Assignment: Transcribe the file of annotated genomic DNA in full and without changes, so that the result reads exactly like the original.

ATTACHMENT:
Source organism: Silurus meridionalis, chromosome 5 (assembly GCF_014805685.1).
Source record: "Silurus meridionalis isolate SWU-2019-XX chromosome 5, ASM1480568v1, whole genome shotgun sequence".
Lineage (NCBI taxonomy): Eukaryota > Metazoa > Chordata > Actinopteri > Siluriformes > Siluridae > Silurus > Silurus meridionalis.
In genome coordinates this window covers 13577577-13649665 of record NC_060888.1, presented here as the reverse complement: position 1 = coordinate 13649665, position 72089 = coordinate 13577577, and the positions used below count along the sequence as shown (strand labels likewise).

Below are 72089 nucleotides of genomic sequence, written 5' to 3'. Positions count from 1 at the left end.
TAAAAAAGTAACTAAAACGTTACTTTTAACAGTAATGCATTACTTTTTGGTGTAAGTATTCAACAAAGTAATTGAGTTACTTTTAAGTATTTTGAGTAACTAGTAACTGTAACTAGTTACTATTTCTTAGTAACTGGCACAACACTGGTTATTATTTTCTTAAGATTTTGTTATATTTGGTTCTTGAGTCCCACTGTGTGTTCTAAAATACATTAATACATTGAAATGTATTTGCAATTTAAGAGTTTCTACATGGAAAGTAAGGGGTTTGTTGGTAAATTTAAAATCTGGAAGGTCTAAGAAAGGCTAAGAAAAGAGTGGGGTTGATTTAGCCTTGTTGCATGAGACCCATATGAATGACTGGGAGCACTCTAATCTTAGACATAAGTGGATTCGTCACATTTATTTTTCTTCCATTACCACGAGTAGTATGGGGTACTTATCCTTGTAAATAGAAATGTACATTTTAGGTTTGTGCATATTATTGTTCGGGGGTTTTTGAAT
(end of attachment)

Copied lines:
Source organism: Silurus meridionalis, chromosome 5 (assembly GCF_014805685.1).
Source record: "Silurus meridionalis isolate SWU-2019-XX chromosome 5, ASM1480568v1, whole genome shotgun sequence".
Lineage (NCBI taxonomy): Eukaryota > Metazoa > Chordata > Actinopteri > Siluriformes > Siluridae > Silurus > Silurus meridionalis.
In genome coordinates this window covers 13577577-13649665 of record NC_060888.1, presented here as the reverse complement: position 1 = coordinate 13649665, position 72089 = coordinate 13577577, and the positions used below count along the sequence as shown (strand labels likewise).

Below are 72089 nucleotides of genomic sequence, written 5' to 3'. Positions count from 1 at the left end.
TAAAAAAGTAACTAAAACGTTACTTTTAACAGTAATGCATTACTTTTTGGTGTAAGTATTCAACAAAGTAATTGAGTTACTTTTAAGTATTTTGAGTAACTAGTAACTGTAACTAGTTACTATTTCTTAGTAACTGGCACAACACTGGTTATTATTTTCTTAAGATTTTGTTATATTTGGTTCTTGAGTCCCACTGTGTGTTCTAAAATACATTAATACATTGAAATGTATTTGCAATTTAAGAGTTTCTACATGGAAAGTAAGGGGTTTGTTGGTAAATTTAAAATCTGGAAGGTCTAAGAAAGGCTAAGAAAAGAGTGGGGTTGATTTAGCCTTGTTGCATGAGACCCATATGAATGACTGGGAGCACTCTAATCTTAGACATAAGTGGATTCGTCACATTTATTTTTCTTCCATTACCACGAGTAGTATGGGGTACTTATCCTTGTAAATAGAAATGTACATTTTAGGTTTGTGCATATTATTGTTCGGGGGTTTTTGAAT